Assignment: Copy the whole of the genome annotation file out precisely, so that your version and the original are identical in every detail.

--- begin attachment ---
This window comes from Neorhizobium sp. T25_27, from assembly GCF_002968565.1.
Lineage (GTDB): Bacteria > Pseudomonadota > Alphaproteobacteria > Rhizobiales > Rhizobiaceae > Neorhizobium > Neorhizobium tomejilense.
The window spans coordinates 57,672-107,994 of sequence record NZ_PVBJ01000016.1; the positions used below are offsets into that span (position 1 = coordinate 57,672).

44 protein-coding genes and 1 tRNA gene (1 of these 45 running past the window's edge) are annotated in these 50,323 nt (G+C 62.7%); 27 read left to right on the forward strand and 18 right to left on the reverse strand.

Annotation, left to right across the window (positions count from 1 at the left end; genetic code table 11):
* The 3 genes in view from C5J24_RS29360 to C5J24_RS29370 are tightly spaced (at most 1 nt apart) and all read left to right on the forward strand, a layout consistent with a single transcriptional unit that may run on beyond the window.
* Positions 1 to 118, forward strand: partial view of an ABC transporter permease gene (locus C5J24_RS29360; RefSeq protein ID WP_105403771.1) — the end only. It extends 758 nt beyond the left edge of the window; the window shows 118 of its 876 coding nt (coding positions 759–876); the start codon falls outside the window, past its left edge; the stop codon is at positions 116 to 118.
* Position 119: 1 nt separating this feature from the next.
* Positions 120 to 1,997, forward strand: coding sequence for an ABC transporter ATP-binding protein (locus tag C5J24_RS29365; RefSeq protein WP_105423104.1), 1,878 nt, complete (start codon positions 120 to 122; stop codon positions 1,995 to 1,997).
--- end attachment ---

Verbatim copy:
This window comes from Neorhizobium sp. T25_27, from assembly GCF_002968565.1.
Lineage (GTDB): Bacteria > Pseudomonadota > Alphaproteobacteria > Rhizobiales > Rhizobiaceae > Neorhizobium > Neorhizobium tomejilense.
The window spans coordinates 57,672-107,994 of sequence record NZ_PVBJ01000016.1; the positions used below are offsets into that span (position 1 = coordinate 57,672).

44 protein-coding genes and 1 tRNA gene (1 of these 45 running past the window's edge) are annotated in these 50,323 nt (G+C 62.7%); 27 read left to right on the forward strand and 18 right to left on the reverse strand.

Annotation, left to right across the window (positions count from 1 at the left end; genetic code table 11):
* The 3 genes in view from C5J24_RS29360 to C5J24_RS29370 are tightly spaced (at most 1 nt apart) and all read left to right on the forward strand, a layout consistent with a single transcriptional unit that may run on beyond the window.
* Positions 1 to 118, forward strand: partial view of an ABC transporter permease gene (locus C5J24_RS29360; RefSeq protein ID WP_105403771.1) — the end only. It extends 758 nt beyond the left edge of the window; the window shows 118 of its 876 coding nt (coding positions 759–876); the start codon falls outside the window, past its left edge; the stop codon is at positions 116 to 118.
* Position 119: 1 nt separating this feature from the next.
* Positions 120 to 1,997, forward strand: coding sequence for an ABC transporter ATP-binding protein (locus tag C5J24_RS29365; RefSeq protein WP_105423104.1), 1,878 nt, complete (start codon positions 120 to 122; stop codon positions 1,995 to 1,997).